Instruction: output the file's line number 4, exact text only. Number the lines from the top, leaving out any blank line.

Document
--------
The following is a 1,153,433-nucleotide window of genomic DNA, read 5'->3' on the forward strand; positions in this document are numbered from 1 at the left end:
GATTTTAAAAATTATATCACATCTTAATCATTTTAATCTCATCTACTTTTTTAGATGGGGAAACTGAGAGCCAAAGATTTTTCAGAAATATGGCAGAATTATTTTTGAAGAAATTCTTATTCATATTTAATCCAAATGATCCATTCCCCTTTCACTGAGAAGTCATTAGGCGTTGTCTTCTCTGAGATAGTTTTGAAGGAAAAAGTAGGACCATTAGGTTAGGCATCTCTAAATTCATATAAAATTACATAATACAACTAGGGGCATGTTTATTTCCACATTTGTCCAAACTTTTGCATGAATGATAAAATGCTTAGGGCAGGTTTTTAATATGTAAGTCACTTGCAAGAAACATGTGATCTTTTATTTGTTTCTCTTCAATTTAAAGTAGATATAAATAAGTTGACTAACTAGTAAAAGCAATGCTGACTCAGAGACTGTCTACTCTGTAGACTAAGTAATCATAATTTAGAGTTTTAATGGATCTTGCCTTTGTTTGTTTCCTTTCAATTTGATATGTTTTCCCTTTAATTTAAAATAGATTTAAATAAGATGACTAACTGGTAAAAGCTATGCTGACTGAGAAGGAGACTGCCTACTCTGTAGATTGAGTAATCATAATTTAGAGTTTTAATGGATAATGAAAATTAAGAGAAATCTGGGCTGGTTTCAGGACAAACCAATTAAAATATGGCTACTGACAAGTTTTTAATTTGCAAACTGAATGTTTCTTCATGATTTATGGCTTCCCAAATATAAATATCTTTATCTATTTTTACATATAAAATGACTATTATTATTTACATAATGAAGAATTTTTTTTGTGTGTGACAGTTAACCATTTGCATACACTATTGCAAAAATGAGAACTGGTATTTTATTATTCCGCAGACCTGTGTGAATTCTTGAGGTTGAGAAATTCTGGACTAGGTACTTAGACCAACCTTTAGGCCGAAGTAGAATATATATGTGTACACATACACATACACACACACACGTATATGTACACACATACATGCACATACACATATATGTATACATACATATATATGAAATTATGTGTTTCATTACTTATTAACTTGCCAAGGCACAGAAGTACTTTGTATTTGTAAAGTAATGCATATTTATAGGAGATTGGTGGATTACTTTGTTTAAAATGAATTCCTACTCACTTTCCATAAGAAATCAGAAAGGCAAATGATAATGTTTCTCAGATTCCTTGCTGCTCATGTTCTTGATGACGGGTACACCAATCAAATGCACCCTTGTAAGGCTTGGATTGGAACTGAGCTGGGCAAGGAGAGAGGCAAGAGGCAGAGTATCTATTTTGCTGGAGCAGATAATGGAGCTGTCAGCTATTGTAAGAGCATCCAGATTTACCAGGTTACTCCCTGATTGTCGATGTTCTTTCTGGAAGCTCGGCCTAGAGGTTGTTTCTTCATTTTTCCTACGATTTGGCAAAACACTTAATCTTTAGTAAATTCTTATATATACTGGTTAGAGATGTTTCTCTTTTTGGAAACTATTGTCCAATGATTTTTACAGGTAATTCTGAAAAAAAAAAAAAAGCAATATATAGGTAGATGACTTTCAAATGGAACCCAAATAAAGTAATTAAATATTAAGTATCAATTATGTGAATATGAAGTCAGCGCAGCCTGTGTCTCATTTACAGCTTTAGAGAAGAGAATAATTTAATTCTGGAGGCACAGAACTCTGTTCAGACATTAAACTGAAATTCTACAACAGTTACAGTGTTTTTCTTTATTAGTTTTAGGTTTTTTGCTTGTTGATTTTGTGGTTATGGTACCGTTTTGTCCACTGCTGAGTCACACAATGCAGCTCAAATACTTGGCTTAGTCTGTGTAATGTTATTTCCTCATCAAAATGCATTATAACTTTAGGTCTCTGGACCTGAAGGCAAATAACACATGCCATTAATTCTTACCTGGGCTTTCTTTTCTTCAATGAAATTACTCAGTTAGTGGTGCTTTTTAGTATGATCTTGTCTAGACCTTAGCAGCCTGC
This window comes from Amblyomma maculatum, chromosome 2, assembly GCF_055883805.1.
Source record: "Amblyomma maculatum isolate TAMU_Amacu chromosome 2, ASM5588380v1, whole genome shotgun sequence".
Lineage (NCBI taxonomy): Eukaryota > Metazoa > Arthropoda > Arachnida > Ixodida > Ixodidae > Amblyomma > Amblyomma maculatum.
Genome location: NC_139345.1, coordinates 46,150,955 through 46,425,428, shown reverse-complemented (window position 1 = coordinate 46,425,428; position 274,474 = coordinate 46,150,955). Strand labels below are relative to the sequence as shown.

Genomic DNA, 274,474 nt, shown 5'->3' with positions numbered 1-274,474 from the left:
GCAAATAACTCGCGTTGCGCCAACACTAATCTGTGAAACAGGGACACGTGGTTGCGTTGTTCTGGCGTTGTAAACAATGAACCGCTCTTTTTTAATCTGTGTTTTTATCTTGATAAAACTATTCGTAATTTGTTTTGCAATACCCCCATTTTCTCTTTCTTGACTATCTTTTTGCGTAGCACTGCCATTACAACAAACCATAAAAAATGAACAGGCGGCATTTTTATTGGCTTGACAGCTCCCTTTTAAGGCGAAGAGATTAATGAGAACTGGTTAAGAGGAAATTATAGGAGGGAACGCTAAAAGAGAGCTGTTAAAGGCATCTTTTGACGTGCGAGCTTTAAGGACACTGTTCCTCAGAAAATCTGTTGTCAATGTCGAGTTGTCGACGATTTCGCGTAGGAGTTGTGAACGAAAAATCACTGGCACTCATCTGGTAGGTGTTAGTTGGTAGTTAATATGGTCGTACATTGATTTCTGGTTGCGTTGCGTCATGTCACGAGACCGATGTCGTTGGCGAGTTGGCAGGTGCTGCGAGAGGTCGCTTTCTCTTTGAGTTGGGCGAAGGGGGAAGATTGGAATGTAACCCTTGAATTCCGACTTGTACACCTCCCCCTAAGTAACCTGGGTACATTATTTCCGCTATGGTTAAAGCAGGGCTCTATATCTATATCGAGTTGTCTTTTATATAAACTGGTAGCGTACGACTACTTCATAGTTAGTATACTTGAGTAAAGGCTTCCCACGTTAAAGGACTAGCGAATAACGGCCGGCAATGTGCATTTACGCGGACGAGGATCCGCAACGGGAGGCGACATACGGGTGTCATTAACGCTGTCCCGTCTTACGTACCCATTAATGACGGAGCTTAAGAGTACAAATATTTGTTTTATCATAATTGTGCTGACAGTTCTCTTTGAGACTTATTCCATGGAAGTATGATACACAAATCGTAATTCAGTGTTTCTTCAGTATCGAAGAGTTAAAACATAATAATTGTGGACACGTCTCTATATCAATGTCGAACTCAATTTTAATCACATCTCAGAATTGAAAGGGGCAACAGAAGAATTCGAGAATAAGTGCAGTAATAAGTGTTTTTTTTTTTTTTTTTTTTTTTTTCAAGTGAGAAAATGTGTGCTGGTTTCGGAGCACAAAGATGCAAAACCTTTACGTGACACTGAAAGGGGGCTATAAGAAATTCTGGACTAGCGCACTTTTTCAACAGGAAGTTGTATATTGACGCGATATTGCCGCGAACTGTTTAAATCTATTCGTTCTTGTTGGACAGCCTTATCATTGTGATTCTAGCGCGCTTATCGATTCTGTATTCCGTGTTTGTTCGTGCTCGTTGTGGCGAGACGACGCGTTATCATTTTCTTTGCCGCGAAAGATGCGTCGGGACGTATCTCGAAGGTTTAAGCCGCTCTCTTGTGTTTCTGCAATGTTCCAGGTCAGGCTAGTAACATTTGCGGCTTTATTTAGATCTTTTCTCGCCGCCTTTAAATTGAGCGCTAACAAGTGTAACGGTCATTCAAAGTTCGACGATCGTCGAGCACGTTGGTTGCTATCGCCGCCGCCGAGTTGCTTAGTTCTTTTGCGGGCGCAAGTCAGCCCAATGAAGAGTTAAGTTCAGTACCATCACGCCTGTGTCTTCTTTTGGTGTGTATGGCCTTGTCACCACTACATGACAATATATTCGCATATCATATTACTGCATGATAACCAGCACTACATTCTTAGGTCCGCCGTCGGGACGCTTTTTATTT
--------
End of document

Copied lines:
Source record: "Amblyomma maculatum isolate TAMU_Amacu chromosome 2, ASM5588380v1, whole genome shotgun sequence".